Hacker Storytelling: Open and Machine Readable By Default

The primary reason I'm switching all of my 35+ research projects in the API space to my new Hacker Storytelling format, is to make everything I do open and machine readable by default.

Every project I'm working on is a Github project, with the public side of the research always available via an API Evangelist subdomain and pointed at a Github page. I publish a series of static pages, wrapped in an API evangelist template, combined with a blog to help organize my curated news and analysis in a chronological way.

Along with all the pages and blog I make all data available as JSON files, which I display across the research project using JavaScript templates. My goal is to make every bit of my research machine readable by default, and ensure the widest possible re-use and distribution.

One active example of this in the wild, is my research around backend as a service, also known as Baas. I've been monitoring all the providers in the space for the last year, and tracking on some of the common building blocks they use, much like I have been doing with APIs for last three years.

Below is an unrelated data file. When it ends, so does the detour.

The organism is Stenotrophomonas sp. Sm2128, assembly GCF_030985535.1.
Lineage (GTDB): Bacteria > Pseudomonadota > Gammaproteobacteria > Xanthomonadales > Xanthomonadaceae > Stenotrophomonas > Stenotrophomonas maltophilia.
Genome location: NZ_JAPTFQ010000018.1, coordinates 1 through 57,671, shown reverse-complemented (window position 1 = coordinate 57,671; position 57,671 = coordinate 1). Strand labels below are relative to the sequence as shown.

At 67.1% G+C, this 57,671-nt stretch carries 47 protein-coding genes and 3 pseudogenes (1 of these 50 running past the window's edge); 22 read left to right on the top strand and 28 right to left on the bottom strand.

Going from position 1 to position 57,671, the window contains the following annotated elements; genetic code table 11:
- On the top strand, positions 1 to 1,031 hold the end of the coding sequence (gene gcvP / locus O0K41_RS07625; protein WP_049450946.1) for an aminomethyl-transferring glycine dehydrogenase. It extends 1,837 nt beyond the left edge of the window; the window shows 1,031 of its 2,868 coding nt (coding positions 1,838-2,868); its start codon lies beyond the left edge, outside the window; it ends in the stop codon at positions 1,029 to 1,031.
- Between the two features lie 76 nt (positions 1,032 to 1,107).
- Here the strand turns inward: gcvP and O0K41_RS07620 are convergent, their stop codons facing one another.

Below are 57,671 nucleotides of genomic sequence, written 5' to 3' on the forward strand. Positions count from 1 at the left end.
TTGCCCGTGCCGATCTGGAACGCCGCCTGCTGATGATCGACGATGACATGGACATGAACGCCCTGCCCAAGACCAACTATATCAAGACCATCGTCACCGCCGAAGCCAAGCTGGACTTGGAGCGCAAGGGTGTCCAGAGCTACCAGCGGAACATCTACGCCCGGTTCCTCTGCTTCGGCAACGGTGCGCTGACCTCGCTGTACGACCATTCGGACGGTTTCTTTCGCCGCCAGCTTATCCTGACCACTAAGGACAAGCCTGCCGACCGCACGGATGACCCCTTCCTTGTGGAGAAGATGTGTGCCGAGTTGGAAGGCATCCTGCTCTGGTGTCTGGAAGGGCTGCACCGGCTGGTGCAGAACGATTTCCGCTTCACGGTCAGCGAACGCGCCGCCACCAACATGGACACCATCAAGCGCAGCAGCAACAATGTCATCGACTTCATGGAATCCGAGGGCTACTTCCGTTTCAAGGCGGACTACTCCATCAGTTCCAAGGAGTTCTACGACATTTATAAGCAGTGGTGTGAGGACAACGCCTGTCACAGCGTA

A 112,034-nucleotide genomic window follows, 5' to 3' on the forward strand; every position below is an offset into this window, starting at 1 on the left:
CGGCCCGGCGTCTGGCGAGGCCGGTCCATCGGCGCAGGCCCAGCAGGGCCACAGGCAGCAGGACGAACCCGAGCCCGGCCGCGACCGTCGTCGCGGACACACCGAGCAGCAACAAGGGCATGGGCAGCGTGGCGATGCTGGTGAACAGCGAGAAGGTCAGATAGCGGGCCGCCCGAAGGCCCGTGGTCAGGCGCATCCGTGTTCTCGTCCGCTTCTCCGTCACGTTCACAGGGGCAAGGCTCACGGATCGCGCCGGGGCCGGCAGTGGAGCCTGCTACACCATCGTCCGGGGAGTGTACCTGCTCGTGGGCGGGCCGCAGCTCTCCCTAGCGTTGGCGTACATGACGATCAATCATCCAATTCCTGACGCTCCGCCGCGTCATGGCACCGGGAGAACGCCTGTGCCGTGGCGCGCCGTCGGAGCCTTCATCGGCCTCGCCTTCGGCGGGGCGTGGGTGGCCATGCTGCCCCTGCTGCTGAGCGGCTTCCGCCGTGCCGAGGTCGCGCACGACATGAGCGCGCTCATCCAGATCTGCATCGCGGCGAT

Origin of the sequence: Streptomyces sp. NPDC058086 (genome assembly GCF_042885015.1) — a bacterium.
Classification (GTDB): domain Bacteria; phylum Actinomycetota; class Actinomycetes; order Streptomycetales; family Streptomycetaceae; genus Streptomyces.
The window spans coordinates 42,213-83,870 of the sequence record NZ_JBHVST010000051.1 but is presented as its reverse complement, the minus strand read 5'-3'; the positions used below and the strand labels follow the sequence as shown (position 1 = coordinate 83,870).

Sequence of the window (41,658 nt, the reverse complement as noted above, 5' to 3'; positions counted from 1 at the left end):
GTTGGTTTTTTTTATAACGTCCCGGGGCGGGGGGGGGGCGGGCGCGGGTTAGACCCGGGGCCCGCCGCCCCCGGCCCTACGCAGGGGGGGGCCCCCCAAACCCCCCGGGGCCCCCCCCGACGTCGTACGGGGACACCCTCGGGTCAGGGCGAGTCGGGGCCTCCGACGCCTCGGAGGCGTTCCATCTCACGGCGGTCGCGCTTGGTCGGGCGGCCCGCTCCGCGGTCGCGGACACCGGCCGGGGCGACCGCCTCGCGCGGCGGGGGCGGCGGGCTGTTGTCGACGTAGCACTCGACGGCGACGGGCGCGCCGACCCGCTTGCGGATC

As part of my BaaS research I've published two datasets:

You can view the data on the website, using JavaScript templates that display the JSON data on HTML pages. When you view the page that lists the BaaS providers or the common BaaS building blocks, you can choose to get at the data behind the display as JSON, via API, as well as being able to grab the script I use to display the JSON data.

All of my research is ongoing, and I publish news, analysis and new companies and research on a regular basis. My goal with this evolving approach, is to remove machine readable from being after thought, making it default in all my work.

With data available via JSON and API, everything published publicly via Github, in lightweight formats like HTML, CSS, JavaScript and JSON, combined with a CC BY licensing, everything in my world is open and machine readable by default.